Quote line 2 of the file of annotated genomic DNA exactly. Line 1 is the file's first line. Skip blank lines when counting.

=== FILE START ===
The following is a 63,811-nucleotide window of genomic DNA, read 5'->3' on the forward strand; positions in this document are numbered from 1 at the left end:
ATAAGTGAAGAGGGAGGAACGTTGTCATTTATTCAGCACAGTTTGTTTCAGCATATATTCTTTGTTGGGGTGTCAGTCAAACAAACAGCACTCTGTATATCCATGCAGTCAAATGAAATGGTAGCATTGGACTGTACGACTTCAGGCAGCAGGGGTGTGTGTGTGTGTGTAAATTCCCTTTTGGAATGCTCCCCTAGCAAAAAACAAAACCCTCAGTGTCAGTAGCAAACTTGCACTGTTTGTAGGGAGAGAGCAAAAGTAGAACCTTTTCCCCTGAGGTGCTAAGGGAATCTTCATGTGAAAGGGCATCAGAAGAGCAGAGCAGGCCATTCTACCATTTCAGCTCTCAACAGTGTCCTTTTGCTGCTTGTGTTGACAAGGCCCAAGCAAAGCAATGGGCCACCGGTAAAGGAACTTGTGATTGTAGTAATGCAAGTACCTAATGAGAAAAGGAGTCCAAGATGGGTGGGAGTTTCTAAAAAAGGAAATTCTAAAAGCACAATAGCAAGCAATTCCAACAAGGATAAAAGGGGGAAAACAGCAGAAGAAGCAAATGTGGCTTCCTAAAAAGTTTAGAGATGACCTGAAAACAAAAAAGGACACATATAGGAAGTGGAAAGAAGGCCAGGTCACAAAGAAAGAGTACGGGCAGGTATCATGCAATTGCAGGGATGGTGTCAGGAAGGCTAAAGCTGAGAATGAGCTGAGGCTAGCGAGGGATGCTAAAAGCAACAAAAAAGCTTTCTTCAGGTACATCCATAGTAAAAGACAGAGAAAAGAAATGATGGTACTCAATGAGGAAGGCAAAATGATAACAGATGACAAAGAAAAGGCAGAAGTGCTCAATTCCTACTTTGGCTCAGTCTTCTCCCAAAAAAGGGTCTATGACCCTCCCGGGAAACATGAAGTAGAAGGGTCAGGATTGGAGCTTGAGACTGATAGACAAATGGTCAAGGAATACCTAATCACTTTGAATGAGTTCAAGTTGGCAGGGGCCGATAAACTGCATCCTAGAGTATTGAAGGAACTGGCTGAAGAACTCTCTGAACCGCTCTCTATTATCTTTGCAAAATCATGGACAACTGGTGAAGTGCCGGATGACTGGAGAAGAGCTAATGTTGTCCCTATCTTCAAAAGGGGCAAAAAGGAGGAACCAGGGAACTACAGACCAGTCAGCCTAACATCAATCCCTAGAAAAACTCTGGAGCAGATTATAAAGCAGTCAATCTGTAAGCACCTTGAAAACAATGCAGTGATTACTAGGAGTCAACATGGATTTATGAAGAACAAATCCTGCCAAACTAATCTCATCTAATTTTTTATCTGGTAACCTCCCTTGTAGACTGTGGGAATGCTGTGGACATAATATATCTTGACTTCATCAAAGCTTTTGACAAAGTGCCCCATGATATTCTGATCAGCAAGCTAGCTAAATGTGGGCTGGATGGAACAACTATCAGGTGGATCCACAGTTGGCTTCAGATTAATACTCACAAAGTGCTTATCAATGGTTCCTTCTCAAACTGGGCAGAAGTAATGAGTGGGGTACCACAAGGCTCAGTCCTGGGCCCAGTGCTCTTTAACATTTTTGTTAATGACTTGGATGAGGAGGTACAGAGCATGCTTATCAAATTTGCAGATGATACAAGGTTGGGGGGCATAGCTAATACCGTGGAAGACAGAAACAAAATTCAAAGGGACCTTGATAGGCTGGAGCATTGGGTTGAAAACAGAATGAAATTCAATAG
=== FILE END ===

ATAAGTGAAGAGGGAGGAACGTTGTCATTTATTCAGCACAGTTTGTTTCAGCATATATTCTTTGTTGGGGTGTCAGTCAAACAAACAGCACTCTGTATATCCATGCAGTCAAATGAAATGGTAGCATTGGACTGTACGACTTCAGGCAGCAGGGGTGTGTGTGTGTGTGTAAATTCCCTTTTGGAATGCTCCCCTAGCAAAAAACAAAACCCTCAGTGTCAGTAGCAAACTTGCACTGTTTGTAGGGAGAGAGCAAAAGTAGAACCTTTTCCCCTGAGGTGCTAAGGGAATCTTCATGTGAAAGGGCATCAGAAGAGCAGAGCAGGCCATTCTACCATTTCAGCTCTCAACAGTGTCCTTTTGCTGCTTGTGTTGACAAGGCCCAAGCAAAGCAATGGGCCACCGGTAAAGGAACTTGTGATTGTAGTAATGCAAGTACCTAATGAGAAAAGGAGTCCAAGATGGGTGGGAGTTTCTAAAAAAGGAAATTCTAAAAGCACAATAGCAAGCAATTCCAACAAGGATAAAAGGGGGAAAACAGCAGAAGAAGCAAATGTGGCTTCCTAAAAAGTTTAGAGATGACCTGAAAACAAAAAAGGACACATATAGGAAGTGGAAAGAAGGCCAGGTCACAAAGAAAGAGTACGGGCAGGTATCATGCAATTGCAGGGATGGTGTCAGGAAGGCTAAAGCTGAGAATGAGCTGAGGCTAGCGAGGGATGCTAAAAGCAACAAAAAAGCTTTCTTCAGGTACATCCATAGTAAAAGACAGAGAAAAGAAATGATGGTACTCAATGAGGAAGGCAAAATGATAACAGATGACAAAGAAAAGGCAGAAGTGCTCAATTCCTACTTTGGCTCAGTCTTCTCCCAAAAAAGGGTCTATGACCCTCCCGGGAAACATGAAGTAGAAGGGTCAGGATTGGAGCTTGAGACTGATAGACAAATGGTCAAGGAATACCTAATCACTTTGAATGAGTTCAAGTTGGCAGGGGCCGATAAACTGCATCCTAGAGTATTGAAGGAACTGGCTGAAGAACTCTCTGAACCGCTCTCTATTATCTTTGCAAAATCATGGACAACTGGTGAAGTGCCGGATGACTGGAGAAGAGCTAATGTTGTCCCTATCTTCAAAAGGGGCAAAAAGGAGGAACCAGGGAACTACAGACCAGTCAGCCTAACATCAATCCCTAGAAAAACTCTGGAGCAGATTATAAAGCAGTCAATCTGTAAGCACCTTGAAAACAATGCAGTGATTACTAGGAGTCAACATGGATTTATGAAGAACAAATCCTGCCAAACTAATCTCATCTAATTTTTTATCTGGTAACCTCCCTTGTAGACTGTGGGAATGCTGTGGACATAATATATCTTGACTTCATCAAAGCTTTTGACAAAGTGCCCCATGATATTCTGATCAGCAAGCTAGCTAAATGTGGGCTGGATGGAACAACTATCAGGTGGATCCACAGTTGGCTTCAGATTAATACTCACAAAGTGCTTATCAATGGTTCCTTCTCAAACTGGGCAGAAGTAATGAGTGGGGTACCACAAGGCTCAGTCCTGGGCCCAGTGCTCTTTAACATTTTTGTTAATGACTTGGATGAGGAGGTACAGAGCATGCTTATCAAATTTGCAGATGATACAAGGTTGGGGGGCATAGCTAATACCGTGGAAGACAGAAACAAAATTCAAAGGGACCTTGATAGGCTGGAGCATTGGGTTGAAAACAGAATGAAATTCAATAG